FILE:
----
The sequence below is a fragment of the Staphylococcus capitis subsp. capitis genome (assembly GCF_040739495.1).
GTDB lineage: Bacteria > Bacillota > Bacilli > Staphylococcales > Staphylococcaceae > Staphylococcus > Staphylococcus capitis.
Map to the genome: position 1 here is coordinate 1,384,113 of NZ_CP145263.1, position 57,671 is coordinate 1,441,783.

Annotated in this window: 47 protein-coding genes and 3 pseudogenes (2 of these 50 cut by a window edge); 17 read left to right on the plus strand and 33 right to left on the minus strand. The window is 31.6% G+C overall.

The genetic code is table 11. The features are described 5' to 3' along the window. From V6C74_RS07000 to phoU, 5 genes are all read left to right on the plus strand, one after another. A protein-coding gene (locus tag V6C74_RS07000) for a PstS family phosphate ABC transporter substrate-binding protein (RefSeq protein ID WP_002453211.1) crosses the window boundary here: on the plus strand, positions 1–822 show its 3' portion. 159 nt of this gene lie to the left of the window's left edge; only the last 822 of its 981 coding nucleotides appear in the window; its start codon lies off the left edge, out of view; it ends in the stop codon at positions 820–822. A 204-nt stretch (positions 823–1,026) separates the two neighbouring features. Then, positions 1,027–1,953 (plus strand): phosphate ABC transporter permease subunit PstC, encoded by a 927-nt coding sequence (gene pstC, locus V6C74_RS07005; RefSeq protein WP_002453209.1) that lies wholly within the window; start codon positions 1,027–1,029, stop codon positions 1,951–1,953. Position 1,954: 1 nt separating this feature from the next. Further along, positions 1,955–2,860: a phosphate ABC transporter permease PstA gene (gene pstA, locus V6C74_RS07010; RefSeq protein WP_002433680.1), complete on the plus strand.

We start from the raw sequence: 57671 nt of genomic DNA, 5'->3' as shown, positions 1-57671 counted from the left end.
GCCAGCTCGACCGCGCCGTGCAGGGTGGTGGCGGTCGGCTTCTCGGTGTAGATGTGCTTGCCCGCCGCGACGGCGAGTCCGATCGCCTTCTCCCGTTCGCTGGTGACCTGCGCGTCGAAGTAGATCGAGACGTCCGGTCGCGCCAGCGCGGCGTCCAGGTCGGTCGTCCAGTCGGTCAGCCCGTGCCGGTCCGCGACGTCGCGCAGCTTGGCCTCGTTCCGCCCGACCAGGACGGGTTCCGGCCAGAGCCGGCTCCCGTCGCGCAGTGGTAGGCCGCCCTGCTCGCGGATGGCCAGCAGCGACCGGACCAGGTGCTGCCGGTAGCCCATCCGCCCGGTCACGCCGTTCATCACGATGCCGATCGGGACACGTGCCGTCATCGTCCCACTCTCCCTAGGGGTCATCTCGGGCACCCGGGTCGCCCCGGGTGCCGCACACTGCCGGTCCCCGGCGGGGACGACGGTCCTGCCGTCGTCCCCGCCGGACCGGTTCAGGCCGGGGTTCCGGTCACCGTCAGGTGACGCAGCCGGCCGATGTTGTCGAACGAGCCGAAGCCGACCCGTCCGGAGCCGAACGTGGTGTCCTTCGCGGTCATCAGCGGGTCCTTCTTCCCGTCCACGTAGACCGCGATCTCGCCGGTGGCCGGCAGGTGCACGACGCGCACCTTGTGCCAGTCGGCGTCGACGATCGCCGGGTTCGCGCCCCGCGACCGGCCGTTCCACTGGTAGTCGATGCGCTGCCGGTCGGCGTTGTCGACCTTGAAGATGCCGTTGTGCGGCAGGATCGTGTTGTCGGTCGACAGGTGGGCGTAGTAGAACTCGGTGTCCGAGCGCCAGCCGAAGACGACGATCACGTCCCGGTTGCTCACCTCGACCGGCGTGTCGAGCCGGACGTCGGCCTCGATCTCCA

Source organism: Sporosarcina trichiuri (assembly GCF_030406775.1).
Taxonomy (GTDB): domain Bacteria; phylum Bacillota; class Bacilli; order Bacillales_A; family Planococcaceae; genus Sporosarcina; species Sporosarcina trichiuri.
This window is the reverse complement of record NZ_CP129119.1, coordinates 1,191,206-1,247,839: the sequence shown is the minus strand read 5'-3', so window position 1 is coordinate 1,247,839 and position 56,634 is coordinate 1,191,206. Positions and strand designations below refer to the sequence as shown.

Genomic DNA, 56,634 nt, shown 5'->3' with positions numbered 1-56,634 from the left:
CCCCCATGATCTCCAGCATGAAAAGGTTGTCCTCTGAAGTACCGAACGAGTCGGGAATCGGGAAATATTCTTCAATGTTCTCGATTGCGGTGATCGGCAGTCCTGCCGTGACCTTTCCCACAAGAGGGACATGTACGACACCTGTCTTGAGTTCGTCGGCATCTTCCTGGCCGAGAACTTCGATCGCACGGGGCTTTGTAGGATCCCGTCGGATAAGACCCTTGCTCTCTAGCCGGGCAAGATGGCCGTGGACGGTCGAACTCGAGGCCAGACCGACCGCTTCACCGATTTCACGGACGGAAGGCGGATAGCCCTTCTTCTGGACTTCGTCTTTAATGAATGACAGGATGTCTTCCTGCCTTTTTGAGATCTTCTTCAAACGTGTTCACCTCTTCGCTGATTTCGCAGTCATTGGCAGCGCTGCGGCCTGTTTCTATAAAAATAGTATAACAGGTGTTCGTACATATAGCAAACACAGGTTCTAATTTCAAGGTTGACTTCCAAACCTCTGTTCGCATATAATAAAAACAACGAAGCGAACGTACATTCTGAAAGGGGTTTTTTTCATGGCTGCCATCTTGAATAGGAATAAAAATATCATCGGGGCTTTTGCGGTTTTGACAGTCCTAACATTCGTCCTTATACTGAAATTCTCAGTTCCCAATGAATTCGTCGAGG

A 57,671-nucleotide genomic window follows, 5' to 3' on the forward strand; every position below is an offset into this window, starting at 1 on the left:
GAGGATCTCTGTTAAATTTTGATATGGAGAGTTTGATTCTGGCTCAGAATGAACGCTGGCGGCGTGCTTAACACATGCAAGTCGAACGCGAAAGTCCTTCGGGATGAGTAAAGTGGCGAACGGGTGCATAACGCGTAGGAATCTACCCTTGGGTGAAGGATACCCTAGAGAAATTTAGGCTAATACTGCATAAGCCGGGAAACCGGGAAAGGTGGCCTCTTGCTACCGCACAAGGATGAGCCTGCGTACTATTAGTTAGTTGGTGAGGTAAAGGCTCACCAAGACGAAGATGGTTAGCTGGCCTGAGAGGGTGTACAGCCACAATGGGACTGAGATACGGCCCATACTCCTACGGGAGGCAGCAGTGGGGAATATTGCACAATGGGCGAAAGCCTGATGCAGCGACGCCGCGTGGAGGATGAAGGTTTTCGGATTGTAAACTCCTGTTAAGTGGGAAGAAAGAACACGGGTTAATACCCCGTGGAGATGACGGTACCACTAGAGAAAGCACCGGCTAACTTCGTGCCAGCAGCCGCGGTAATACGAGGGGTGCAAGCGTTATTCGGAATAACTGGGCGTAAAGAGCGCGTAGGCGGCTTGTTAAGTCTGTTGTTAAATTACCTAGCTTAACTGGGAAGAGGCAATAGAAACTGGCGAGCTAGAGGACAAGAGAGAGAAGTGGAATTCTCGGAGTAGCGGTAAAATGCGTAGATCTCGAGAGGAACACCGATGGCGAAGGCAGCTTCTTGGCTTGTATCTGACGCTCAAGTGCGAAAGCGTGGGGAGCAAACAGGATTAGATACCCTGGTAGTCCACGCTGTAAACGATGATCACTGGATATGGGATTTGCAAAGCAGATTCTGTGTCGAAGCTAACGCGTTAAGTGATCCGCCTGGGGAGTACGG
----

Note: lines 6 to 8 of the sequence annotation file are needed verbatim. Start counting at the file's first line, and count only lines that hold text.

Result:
We start from the raw sequence: 57671 nt of genomic DNA, 5'->3' as shown, positions 1-57671 counted from the left end.
GCCAGCTCGACCGCGCCGTGCAGGGTGGTGGCGGTCGGCTTCTCGGTGTAGATGTGCTTGCCCGCCGCGACGGCGAGTCCGATCGCCTTCTCCCGTTCGCTGGTGACCTGCGCGTCGAAGTAGATCGAGACGTCCGGTCGCGCCAGCGCGGCGTCCAGGTCGGTCGTCCAGTCGGTCAGCCCGTGCCGGTCCGCGACGTCGCGCAGCTTGGCCTCGTTCCGCCCGACCAGGACGGGTTCCGGCCAGAGCCGGCTCCCGTCGCGCAGTGGTAGGCCGCCCTGCTCGCGGATGGCCAGCAGCGACCGGACCAGGTGCTGCCGGTAGCCCATCCGCCCGGTCACGCCGTTCATCACGATGCCGATCGGGACACGTGCCGTCATCGTCCCACTCTCCCTAGGGGTCATCTCGGGCACCCGGGTCGCCCCGGGTGCCGCACACTGCCGGTCCCCGGCGGGGACGACGGTCCTGCCGTCGTCCCCGCCGGACCGGTTCAGGCCGGGGTTCCGGTCACCGTCAGGTGACGCAGCCGGCCGATGTTGTCGAACGAGCCGAAGCCGACCCGTCCGGAGCCGAACGTGGTGTCCTTCGCGGTCATCAGCGGGTCCTTCTTCCCGTCCACGTAGACCGCGATCTCGCCGGTGGCCGGCAGGTGCACGACGCGCACCTTGTGCCAGTCGGCGTCGACGATCGCCGGGTTCGCGCCCCGCGACCGGCCGTTCCACTGGTAGTCGATGCGCTGCCGGTCGGCGTTGTCGACCTTGAAGATGCCGTTGTGCGGCAGGATCGTGTTGTCGGTCGACAGGTGGGCGTAGTAGAACTCGGTGTCCGAGCGCCAGCCGAAGACGACGATCACGTCCCGGTTGCTCACCTCGACCGGCGTGTCGAGCCGGACGTCGGCCTCGATCTCCA

Source organism: Sporosarcina trichiuri (assembly GCF_030406775.1).